Due to variations in physical conditions, such as slope and bedrock geology, rivers are dynamic and may change form several times throughout their course. For example, a fast-flowing mountain stream may develop into a wide, deep and slow-flowing lowland river.
When assessing river characteristics and water quality, it is important to bear in mind that a river comprises not only a main course but also a vast number of tributaries. For example, the main course of Europe’s largest river, the Volga, is 3500 km long. In addition, it receives water from ten tributaries of over 500 km in length and more than 151 000 tributaries of over 10 km in length.
Slide 6 Although there are numerous European river catchments, they are relatively small and their rivers are short. About 70 European rivers have a catchment area which exceeds 10 000 km2. Only rivers arising deep inside the continent are relatively large. Europe’s 31 largest rivers (all of whose catchments exceed 50 000 km2) drain approximately two thirds of the continent and include:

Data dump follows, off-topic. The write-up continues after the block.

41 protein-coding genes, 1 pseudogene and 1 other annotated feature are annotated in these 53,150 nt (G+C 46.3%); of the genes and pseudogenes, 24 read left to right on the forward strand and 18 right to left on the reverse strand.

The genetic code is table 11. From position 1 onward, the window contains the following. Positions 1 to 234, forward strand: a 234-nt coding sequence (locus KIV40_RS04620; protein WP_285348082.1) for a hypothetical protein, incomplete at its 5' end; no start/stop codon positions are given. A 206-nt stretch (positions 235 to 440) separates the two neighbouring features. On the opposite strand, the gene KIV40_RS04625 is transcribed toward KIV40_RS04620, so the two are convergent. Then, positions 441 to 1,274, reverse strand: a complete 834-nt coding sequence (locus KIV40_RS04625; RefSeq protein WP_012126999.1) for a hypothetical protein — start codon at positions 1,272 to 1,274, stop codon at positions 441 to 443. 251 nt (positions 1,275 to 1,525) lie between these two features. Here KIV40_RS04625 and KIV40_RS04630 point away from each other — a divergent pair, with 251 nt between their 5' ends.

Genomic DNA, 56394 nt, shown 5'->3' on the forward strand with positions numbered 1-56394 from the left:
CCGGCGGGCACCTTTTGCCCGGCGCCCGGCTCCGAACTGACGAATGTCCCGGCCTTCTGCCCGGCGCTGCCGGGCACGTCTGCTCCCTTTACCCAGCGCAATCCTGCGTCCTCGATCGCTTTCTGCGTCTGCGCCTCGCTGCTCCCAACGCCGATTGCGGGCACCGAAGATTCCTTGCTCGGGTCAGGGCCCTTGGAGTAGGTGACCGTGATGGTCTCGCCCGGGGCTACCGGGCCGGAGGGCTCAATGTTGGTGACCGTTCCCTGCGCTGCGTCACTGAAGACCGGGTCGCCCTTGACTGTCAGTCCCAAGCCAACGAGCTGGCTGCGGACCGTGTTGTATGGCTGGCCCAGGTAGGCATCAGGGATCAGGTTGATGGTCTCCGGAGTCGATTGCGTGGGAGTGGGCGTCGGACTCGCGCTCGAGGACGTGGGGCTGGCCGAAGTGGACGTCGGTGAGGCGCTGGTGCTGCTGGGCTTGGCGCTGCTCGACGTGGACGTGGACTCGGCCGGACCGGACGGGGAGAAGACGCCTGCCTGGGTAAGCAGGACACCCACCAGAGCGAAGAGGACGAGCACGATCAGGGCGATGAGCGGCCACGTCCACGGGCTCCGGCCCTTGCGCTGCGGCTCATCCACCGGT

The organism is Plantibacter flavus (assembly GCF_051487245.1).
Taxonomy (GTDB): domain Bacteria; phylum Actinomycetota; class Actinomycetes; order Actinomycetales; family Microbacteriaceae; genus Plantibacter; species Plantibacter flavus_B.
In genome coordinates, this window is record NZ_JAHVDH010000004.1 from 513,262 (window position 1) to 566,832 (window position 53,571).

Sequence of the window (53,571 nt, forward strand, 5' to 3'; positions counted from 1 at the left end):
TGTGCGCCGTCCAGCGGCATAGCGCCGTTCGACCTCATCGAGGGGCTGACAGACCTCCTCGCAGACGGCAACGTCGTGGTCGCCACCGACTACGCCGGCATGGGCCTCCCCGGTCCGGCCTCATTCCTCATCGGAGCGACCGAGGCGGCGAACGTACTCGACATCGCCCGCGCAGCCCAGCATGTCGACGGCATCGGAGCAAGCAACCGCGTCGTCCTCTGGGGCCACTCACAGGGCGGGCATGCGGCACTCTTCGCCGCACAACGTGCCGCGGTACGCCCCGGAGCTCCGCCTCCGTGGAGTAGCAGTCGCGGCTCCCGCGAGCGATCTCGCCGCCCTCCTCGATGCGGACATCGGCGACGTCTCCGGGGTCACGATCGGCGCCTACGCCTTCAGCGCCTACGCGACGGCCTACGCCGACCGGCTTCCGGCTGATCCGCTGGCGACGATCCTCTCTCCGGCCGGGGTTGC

• The major rivers flowing north into the Barents Sea and White Sea – the Severnaya, Dvina  and the Pechora.
  • The Volga, the Ural  and the Kura drain into the Caspian Sea while the Dnepr and the Don drain south into the Black Sea.
  • The largest river to discharge into the Black Sea – the Danube . Its catchments lie in 16 countries of central Europe and the Balkans. The main rivers discharging into the Baltic Sea are the Neva , the Wisla, the Oder and the Neman.
  • Ten rivers with catchments larger than 50 000 km2 drain into the Atlantic and the North Sea – the Rhine, the Elbe, the Loire and the Douro/Duero being the largest.
  • The European rivers draining into the Mediterranean – the Rhone, the Ebro and the Po.

Over half of these rivers have their catchment area in the European part of the former Soviet Union.